25 04 2015

A Murakami moment

25 04 2015

Directly behind my apartment there is a forested hill. It has always been one of my favourite things about my place – the wall of green and mini-wilderness rising up on one side, with a glinting sliver of the harbour on the other.

Ten storeys up, I often leave my windows open on the hill-facing side, to catch the breeze from the trees and to hear the calls of the kestrels and the insects, flying about in the woods. Down below there is a pathway for maintenance workers, almost never used. Here, I sometimes see plump cats sunning themselves on the concrete by a drain cover, lazing away their days in this quiet spot surrounded by the trees and then the city.

I always wonder about them. Are they feral? Or do they creep back to housing estate blocks as night falls, their owners with no idea of where they have been?

One day a little while ago as I was looking out my window, I saw something unexpected. A person. A middle-aged, seemingly well-dressed woman was walking along the pathway. Of course, she didn’t look up to see me in the window. But what she did surprised me. When she got to the drainage cover, she jumped down and disappeared inside.

The whole episode had a dreamy, otherworldly character. I was reminded of “Wind-Up Bird Chronicle”, where strays cats lazed in a hidden vacant lot around a mysterious well, and of “Hardboiled Wonderland and the End of the World” with its subterranean network under Tokyo. And also of “Sputnik Sweetheart,” where a girl on a ferris wheel peers into her own apartment window – and sees herself sitting inside. It was a strange shock to see this still, dreamy world suddenly disrupted, to be transformed into an unwitting voyeur of the bizarre, still standing in my own bathroom.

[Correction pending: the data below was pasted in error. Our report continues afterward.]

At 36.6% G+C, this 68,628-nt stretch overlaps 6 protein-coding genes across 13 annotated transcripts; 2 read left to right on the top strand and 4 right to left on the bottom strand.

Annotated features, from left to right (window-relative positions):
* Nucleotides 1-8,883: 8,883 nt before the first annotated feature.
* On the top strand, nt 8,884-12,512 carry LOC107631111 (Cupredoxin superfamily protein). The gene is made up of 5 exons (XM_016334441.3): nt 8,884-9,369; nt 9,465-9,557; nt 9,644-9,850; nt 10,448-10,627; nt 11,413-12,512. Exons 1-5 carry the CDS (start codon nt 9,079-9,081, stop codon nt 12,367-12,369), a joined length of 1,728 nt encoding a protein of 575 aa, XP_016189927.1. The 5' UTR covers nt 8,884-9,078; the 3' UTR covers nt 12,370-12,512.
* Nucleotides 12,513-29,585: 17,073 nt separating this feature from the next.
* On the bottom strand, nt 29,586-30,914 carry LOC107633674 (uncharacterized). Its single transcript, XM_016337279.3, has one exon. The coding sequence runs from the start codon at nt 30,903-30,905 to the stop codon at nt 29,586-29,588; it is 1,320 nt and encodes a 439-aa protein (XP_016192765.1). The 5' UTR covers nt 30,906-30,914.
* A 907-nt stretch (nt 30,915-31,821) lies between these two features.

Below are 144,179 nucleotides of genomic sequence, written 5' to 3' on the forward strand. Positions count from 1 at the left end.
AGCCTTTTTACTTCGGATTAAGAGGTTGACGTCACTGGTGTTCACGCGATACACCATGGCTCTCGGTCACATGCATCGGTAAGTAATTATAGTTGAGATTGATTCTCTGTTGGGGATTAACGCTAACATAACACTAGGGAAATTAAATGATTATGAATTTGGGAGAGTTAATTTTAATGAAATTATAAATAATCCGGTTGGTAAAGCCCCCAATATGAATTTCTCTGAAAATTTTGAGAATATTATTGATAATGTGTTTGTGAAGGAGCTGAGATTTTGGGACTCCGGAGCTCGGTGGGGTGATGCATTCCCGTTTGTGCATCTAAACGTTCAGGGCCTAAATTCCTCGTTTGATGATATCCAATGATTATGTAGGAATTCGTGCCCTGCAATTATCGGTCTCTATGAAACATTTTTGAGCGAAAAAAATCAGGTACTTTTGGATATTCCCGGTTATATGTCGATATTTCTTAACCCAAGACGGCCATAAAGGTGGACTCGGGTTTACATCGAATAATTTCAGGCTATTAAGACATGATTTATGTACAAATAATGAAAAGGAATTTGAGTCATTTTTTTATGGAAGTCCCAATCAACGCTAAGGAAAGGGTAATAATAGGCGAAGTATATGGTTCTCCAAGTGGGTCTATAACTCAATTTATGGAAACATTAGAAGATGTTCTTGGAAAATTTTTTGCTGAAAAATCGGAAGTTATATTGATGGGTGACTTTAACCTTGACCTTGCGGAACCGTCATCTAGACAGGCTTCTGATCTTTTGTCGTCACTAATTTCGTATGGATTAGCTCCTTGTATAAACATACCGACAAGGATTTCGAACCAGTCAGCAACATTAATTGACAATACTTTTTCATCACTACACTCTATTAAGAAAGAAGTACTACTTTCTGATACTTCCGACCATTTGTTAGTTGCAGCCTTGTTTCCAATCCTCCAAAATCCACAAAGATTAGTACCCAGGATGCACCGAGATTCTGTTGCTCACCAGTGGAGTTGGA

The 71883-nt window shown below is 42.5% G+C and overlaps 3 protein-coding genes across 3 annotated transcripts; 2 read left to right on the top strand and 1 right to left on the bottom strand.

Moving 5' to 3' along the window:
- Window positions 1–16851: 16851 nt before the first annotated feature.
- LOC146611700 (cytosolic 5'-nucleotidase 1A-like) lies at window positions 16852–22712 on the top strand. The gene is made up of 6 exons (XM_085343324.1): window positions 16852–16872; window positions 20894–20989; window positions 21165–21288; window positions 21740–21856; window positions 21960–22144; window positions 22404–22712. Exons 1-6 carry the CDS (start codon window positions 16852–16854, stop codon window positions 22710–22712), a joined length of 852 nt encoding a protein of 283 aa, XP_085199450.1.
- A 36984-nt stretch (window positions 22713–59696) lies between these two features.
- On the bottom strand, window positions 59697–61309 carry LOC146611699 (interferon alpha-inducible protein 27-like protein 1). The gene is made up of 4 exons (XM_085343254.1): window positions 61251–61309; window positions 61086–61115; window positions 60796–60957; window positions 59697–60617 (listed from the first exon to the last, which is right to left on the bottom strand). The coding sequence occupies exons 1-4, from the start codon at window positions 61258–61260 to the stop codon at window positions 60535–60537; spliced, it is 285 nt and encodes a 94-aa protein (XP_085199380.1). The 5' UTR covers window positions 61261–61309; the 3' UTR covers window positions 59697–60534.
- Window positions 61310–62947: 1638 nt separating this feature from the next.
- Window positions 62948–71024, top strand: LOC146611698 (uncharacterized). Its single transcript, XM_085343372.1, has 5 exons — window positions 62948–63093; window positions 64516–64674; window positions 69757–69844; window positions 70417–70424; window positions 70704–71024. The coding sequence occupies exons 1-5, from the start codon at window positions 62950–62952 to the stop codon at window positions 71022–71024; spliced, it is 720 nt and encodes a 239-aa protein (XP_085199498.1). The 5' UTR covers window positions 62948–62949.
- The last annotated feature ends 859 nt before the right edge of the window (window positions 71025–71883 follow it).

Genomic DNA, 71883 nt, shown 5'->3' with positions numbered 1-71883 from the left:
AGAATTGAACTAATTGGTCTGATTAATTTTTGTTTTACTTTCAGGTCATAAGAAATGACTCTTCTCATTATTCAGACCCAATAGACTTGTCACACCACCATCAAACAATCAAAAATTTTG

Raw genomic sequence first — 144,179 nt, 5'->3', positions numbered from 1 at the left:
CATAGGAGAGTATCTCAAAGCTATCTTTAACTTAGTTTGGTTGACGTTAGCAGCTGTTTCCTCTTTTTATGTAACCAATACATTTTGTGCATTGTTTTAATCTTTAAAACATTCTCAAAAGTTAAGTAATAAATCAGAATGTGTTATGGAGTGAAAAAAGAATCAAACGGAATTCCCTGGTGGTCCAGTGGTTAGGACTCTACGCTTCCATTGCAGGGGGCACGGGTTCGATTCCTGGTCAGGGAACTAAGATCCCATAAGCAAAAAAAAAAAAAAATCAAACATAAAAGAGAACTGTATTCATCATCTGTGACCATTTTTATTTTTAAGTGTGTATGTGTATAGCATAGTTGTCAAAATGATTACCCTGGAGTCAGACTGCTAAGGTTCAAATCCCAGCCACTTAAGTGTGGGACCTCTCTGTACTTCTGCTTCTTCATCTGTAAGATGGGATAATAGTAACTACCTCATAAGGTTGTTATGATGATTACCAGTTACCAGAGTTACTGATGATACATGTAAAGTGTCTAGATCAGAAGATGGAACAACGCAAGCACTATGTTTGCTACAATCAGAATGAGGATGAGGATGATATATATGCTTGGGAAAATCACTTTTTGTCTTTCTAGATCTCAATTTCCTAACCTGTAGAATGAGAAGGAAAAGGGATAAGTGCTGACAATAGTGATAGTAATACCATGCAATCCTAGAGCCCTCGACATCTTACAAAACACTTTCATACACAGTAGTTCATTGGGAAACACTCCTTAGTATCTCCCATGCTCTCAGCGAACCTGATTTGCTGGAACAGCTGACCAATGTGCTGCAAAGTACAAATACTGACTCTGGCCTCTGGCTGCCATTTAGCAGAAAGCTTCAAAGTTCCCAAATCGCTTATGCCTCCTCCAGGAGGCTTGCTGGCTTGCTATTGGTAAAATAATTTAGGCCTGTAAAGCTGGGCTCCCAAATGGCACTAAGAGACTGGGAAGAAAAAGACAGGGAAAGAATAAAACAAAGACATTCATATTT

Every time I go into the room now, I glance down.

The cats are gone.


25 04 2015


19 04 2015

Dharma Bangerz

19 04 2015

Strange coffee table combination.

More Latin passion…

19 04 2015

This week’s find: Adan Jodoroswky, a Spanish-language pop star in France. ┬áHe is also the son of the incredibly avant garde Chilean director Alejandro Jodoroswky ( of the psychedelic cult extravaganza “Holy Mountain).

HK foodie

19 04 2015

Breakfast in Lan Fong Yuen, on Gage Street, home until this month to the last street market in Central, which is now being cleared for redevelopment. This iconic diner remains though, where you can sit with tourists from Singapore and Korea to order the famous pork buns and yuanyang (milk tea mixed with coffee).

Lunch: back to 3 Thirds for moqueca (Brazilian fish-and-coconut stew), broccoli salad, eggplant with hummus, yogurt and pomegrenate seeds and lemon pancakes.

Dessert: Malaysian “cha cha” place on Temple Street, famous for its bubur chacha desserts – sweet, soup like dish of beans, taro and coconut milk served hot. I opted though for a coffee-flavoured cream made with agave cactus.


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